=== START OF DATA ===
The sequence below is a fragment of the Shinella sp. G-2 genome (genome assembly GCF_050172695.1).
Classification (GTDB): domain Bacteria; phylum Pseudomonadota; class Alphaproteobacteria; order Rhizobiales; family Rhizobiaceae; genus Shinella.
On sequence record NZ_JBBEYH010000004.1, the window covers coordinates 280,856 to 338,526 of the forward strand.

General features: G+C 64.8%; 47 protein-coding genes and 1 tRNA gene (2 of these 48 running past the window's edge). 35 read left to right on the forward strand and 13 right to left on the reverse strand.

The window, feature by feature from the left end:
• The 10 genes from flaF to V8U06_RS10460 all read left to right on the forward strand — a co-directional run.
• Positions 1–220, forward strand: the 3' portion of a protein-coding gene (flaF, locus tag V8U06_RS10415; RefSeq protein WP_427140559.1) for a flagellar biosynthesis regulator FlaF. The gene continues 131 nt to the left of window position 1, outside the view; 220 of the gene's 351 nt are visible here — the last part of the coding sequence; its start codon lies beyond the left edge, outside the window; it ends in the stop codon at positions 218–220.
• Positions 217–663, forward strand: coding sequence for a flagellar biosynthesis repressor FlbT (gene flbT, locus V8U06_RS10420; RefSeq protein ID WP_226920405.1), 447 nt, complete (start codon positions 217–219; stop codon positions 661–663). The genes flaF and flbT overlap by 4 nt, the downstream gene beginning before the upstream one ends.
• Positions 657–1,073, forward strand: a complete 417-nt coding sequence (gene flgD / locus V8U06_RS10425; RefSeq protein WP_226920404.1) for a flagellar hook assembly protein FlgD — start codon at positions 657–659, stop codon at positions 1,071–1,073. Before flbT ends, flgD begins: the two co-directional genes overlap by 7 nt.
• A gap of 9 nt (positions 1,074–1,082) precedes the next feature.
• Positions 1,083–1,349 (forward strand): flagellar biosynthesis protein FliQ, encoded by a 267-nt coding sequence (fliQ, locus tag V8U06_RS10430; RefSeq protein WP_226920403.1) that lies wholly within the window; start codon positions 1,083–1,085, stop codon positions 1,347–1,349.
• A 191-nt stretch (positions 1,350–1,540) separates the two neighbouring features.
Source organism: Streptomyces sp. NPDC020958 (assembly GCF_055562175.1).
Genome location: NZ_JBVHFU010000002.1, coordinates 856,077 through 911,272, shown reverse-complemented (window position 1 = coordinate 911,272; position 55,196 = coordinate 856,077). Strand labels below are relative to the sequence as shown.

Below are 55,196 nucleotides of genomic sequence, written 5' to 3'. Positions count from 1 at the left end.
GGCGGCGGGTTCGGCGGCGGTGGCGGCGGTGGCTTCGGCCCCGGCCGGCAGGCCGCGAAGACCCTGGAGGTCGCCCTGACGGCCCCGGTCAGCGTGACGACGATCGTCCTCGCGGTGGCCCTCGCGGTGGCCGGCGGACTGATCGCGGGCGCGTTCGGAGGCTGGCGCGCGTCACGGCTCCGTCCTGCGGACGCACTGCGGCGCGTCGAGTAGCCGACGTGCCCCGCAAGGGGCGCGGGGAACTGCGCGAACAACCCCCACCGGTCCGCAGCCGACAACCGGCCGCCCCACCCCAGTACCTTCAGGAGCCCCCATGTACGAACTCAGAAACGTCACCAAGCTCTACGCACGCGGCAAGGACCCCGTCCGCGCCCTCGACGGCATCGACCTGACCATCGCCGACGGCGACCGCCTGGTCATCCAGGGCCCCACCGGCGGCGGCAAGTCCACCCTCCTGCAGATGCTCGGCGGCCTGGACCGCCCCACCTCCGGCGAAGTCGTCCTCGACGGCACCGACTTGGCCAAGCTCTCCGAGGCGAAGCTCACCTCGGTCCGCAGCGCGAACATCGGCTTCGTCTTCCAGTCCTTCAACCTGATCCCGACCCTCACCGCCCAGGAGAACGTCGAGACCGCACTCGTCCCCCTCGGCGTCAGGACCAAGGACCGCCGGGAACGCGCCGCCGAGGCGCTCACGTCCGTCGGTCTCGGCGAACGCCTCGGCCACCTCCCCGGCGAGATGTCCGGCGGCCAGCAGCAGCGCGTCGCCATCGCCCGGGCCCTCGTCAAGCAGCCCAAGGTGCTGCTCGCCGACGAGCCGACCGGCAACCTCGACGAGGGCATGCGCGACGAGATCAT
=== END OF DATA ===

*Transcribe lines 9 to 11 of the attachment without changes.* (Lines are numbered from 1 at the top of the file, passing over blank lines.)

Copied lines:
• Positions 657–1,073, forward strand: a complete 417-nt coding sequence (gene flgD / locus V8U06_RS10425; RefSeq protein WP_226920404.1) for a flagellar hook assembly protein FlgD — start codon at positions 657–659, stop codon at positions 1,071–1,073. Before flbT ends, flgD begins: the two co-directional genes overlap by 7 nt.
• A gap of 9 nt (positions 1,074–1,082) precedes the next feature.
• Positions 1,083–1,349 (forward strand): flagellar biosynthesis protein FliQ, encoded by a 267-nt coding sequence (fliQ, locus tag V8U06_RS10430; RefSeq protein WP_226920403.1) that lies wholly within the window; start codon positions 1,083–1,085, stop codon positions 1,347–1,349.